Mom had the most hideous car ever. Her name: Brittany. I don’t know why… and I have no idea why I remember this except that it’s a ridiculous name for a car, but she was a mid-80’s Nissan Stanza Wagon. In brown. Not beige, gold, mocha… brown. I just remember this as a precursor to the SUV. It was higher than most station wagons, and had a roof rack (man, I miss skiing). It was 4WD- I remember because there was a red button. I pushed it a lot. Although it was really, really ugly and I don’t have a particular story about it, this car is something my memory holds on to. Perhaps because of this awesome picture (below), or maybe because it was a time when we were all family, still. I tend to throw a lot of things away… memories, however, I hoard.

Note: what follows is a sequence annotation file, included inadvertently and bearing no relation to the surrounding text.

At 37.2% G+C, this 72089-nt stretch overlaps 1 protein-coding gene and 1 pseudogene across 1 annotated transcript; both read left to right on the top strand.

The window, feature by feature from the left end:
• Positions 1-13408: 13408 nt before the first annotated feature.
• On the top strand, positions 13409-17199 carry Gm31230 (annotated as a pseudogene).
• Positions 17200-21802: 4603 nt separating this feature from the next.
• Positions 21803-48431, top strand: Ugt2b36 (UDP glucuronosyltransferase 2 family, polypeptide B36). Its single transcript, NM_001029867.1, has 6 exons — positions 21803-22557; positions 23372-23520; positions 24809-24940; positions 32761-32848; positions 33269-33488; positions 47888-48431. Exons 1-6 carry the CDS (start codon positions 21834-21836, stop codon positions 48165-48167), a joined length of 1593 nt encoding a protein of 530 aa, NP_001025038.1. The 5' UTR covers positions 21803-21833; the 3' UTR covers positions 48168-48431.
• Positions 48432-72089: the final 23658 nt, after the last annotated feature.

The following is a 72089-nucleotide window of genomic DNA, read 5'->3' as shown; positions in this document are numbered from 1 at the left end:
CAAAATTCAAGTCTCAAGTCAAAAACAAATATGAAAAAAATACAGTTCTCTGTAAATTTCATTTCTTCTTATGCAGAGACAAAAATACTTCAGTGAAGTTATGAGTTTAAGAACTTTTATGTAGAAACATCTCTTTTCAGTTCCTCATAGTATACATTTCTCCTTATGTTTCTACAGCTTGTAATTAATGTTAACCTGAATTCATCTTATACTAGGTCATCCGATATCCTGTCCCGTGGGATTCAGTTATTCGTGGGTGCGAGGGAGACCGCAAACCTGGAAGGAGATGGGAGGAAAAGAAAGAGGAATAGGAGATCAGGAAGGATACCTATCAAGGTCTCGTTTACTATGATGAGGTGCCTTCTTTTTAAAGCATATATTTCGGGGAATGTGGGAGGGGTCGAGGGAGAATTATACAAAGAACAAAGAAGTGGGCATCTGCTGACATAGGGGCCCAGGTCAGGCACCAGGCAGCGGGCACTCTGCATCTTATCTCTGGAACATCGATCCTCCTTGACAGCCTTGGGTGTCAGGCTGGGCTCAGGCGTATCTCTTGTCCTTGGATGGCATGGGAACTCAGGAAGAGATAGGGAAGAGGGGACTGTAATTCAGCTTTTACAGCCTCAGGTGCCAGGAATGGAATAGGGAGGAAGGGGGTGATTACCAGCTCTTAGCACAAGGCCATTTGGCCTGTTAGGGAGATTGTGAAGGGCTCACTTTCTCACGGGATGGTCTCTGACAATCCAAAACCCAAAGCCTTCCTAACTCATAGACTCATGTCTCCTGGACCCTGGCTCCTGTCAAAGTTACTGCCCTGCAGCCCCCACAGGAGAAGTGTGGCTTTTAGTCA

And finally, Jeep Jeep…
Jeep Jeep was awesome for many reasons. One: 4WD and a plow. In the winter my Dad got a plow, and I thought we were awesome! It was yellow, and I don’t think we got a ton of use out of it, but with our big driveway and the township’s lack of responsiveness to our street in storms- I’m going to say we were small town heroes for a day. This thing was an interesting buy for a number of reasons… I’m not entirely sure, but I don’t know that it had doors- or maybe just the locks were bad, and it definitely didn’t have seat belts. It was stick shift that didn’t like to shift, so only my Dad could
force it into D and P drive it. The windshield wipers may have just been pieces of metal scraping at the last hopes of life- masquerading as distant cousins of wipers that once were. The Jeep made its way around the driveway, but I don’t have many memories of it out on the road. My Dad wasn’t a fan of the seat-belt for himself, but as far as I remembered, the car couldn’t drive unless we were all buckled in- so this might have been a driveway only car for us kids.